The weak economy, rising fossil fuel costs and the housing downturn have failed to dampen consumer enthusiasm for energy efficient products, according to a new survey from Plastpro, Inc., the Livingston, N.J. based maker of fiberglass entry doors.
According to the survey, which is to be released this week at PCBC, 89% of qualified respondents said they would be willing to pay more for energy efficient products, which were defined as those which reduce heating and cooling costs. That percentage shot up to 96% among respondents in the Northeast, where prices spiked this past winter for oil, natural gas and LP, the primary sources of heating energy in the region.
An even larger percentage, 91%, said they would be inclined to "buy quality products that you know will last a long time" when purchasing windows and doors, with only 7% saying they would opt for less expensive products.
Respondents to the survey were less enthusiastic about paying more for so-called "green" products, defined as those that are made from recycled materials that are better for the environment. Still, a hefty 73% said they would be willing to pay more; but 25% said they would not.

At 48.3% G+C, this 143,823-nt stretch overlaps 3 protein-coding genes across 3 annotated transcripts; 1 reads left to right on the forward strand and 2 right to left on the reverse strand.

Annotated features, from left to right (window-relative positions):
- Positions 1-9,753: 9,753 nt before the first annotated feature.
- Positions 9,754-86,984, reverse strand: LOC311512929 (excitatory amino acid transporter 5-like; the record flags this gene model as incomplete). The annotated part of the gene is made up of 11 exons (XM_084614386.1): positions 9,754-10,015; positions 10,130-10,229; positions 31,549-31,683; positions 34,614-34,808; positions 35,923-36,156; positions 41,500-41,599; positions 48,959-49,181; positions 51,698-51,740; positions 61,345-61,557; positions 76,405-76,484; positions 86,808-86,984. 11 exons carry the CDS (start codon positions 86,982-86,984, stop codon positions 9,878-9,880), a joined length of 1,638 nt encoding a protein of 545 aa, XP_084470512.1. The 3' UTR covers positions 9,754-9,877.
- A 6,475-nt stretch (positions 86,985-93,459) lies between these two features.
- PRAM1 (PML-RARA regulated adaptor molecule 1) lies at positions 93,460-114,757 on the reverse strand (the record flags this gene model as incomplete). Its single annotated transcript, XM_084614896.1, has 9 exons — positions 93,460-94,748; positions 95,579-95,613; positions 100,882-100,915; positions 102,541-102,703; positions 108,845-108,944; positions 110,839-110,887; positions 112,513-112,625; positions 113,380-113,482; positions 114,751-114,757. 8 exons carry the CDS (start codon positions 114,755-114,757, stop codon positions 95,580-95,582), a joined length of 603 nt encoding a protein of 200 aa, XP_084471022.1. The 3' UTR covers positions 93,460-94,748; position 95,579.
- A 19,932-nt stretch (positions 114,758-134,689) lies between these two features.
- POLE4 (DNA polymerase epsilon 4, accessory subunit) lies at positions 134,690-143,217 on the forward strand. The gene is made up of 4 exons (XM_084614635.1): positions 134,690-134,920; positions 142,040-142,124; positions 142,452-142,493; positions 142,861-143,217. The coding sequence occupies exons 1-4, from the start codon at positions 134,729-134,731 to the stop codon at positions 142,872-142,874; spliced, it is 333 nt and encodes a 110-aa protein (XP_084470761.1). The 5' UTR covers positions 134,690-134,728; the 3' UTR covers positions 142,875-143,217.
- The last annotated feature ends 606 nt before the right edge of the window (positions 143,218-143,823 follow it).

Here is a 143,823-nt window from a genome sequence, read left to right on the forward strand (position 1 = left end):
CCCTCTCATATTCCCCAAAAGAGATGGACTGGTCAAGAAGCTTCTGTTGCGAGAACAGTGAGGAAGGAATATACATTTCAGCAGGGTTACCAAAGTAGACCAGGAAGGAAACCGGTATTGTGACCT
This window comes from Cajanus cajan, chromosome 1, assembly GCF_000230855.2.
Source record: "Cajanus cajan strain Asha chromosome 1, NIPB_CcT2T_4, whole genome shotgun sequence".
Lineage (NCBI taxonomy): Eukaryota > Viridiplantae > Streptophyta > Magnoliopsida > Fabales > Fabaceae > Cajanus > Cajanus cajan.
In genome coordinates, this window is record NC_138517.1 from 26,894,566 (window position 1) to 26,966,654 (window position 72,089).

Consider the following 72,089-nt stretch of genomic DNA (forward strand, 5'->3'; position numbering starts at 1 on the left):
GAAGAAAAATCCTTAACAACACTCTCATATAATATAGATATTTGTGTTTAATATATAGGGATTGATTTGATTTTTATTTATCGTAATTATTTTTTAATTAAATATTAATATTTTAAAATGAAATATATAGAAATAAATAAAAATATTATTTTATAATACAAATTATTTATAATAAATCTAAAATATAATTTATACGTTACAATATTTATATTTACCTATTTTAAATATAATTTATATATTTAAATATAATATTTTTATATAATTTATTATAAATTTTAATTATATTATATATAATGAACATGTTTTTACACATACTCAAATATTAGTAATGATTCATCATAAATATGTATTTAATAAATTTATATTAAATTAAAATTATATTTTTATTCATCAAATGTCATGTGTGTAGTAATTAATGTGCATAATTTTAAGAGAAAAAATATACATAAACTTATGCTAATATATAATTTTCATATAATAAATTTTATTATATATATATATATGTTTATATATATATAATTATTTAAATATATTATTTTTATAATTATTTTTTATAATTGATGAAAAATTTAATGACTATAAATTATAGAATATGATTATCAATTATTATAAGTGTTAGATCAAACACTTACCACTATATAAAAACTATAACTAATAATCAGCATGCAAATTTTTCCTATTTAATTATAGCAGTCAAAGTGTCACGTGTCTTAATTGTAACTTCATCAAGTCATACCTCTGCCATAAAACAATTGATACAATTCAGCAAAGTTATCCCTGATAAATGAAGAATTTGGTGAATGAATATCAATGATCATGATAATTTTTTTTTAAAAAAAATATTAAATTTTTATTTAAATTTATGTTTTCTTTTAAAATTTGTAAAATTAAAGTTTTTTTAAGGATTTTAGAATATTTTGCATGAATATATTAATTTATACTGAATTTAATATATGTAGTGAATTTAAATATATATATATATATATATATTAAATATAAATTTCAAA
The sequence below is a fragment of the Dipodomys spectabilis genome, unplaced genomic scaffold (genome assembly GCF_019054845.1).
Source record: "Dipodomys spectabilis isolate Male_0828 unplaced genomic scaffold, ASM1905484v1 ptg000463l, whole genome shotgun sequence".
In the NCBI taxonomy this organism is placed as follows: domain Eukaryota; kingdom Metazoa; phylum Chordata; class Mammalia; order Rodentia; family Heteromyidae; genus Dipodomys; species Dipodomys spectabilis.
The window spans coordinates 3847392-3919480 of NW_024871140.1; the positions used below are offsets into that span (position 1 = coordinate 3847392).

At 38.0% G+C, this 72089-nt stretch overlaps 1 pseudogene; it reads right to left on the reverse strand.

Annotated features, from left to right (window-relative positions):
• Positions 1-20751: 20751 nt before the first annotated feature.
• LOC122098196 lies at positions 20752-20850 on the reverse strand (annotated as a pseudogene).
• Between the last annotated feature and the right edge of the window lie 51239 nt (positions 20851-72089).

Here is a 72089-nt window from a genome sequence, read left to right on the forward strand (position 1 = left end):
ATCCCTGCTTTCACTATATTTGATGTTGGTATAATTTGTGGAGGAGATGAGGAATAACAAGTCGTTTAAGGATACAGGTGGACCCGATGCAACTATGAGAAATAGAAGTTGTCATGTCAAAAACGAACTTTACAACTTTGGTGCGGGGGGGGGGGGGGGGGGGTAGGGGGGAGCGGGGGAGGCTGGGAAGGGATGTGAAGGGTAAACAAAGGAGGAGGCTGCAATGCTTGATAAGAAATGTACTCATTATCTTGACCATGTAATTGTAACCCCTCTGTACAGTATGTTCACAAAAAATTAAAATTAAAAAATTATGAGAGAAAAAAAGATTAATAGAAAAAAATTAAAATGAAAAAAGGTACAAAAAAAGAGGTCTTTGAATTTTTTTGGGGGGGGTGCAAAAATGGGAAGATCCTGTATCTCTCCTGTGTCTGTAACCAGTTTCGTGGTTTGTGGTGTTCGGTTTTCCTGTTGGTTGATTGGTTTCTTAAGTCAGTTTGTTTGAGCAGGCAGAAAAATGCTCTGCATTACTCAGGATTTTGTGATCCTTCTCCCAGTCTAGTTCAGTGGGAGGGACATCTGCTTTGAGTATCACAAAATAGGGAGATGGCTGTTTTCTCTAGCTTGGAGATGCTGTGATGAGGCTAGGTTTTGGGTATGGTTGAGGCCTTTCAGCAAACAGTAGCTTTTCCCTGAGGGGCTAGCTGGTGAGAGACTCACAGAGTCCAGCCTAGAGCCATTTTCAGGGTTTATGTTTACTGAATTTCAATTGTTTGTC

The Northeast led in the "green" category as well, with 81% saying they would pay more for green products. There was less support in the North Central region, where 66% responded affirmatively, compared to 75% in the South and 73% in the West. On that question, 75% of metro area respondents responded affirmatively compared to 68% in non-metro areas. Hispanics had the lowest favorable response, at 60%
When asked about hiring a contractor for home improvement, 51% said it would be "very important" for that contractor to be knowledgeable about energy efficiency and environmentally beneficial products and materials, and another 35% said it would be "important." Only 9% said it would be "not very important," and 3% said it would be "not at all important."
The survey was conducted among a nationwide sample of 1,000 adults by Opinion Research Corporation and funded by Plastpro, which will be releasing the full survey at PCBC, which opens June 24 at the Moscone Center in San Francisco.